Okay, seriously, I have spent … well, not the better part of two days, but it feels like a lot of time, trying to coalesce my thoughts on the best book I read last year, and so far, the best book I’ve read this year (yes, even better than PRIDE AND PREJUDICE AND ZOMBIES*).
The plot is as follows: Mary Russell, a precocious genius, is reading Virgil and walking the Sussex Downs at the same time one sunny April morning in 1915, and happens to nearly trip over a man. In the ensuing trade of barbs between the two, Russell comes to realize that the man she has twice insulted to his face is none other than the famous Sherlock Holmes, now retired to Sussex, and an amateur beekeeper. So begins an amazing friendship of equals, even though Holmes is nearly fifty years older than Russell (I can’t remember offhand, and I’m not going to look it up, because I don’t want to be distracted again).
Why do I love it? I’m not entirely sure I can put it into words. The friendship between Holmes and Russell is again, that of equals. In essence, Holmes improves Russell’s already-formed powers of detection in her ‘apprenticeship’, and after working a couple of cases together, Russell is given her ‘vive voce exam’ and solves a case on her own. Then comes the kidnapping of Jessica Simpson, the U.S. Senator’s daughter (not to be confused with this century’s Jessica Simpson – trust me, there is no relation), where Russell takes huge risks and truly becomes Holmes’s partner.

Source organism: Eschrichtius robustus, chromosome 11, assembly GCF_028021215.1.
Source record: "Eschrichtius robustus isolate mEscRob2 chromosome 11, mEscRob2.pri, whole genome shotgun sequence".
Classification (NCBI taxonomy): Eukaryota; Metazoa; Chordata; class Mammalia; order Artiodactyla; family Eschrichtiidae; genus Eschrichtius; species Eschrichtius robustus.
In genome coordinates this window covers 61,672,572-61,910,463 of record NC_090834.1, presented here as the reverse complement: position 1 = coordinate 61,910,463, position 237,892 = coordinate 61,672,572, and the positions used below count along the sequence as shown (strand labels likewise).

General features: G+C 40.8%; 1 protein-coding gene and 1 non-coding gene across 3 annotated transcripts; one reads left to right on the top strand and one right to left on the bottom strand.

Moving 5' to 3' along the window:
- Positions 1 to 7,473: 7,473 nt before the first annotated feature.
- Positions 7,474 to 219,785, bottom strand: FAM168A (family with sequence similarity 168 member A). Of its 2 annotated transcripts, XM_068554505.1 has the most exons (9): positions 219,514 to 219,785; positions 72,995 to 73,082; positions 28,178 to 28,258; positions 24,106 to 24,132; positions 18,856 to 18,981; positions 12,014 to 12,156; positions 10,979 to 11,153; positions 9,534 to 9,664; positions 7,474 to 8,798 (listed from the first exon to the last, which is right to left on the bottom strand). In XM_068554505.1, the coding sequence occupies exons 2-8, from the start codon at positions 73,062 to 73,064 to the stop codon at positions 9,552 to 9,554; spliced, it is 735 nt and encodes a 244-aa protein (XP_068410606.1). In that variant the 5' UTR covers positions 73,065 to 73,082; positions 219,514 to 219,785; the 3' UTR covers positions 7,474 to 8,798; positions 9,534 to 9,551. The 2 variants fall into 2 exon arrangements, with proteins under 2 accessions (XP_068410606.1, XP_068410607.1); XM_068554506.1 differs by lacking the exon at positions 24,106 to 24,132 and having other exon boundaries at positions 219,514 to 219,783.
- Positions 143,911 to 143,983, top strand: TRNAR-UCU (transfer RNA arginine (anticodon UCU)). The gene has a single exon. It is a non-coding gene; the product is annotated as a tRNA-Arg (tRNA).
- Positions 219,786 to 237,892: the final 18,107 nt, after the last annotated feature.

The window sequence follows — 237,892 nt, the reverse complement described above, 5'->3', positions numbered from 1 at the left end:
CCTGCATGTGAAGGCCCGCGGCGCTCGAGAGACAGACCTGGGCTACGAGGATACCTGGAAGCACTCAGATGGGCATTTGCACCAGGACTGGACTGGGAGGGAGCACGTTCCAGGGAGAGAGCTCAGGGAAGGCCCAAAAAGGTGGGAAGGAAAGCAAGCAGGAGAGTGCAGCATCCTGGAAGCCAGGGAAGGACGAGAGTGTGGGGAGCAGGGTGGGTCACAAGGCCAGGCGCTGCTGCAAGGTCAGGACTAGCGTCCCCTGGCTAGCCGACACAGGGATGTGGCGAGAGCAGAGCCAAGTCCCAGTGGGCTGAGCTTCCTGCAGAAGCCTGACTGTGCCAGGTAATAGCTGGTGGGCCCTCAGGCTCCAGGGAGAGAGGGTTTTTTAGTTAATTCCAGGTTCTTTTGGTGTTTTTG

The language is rich, the plot thick and twisty, and … guh. I can’t talk about it more than I already have. Here: read some additional reviews, because I can’t do the book justice.
And then, go read it. Seriously, guys.
*I forgot to mention! Quirk Books has announced its sequal to PRIDE AND PREJUDICE AND ZOMBIES:
Sense and Sensibility and Sea Monsters.
I’m … not as intrigued by S&S&SM as I feel I should be; it seems weak and lackluster. But I’ll most definitely give it a shot.
Grade for The Beekeeper’s Apprentice: 6 stars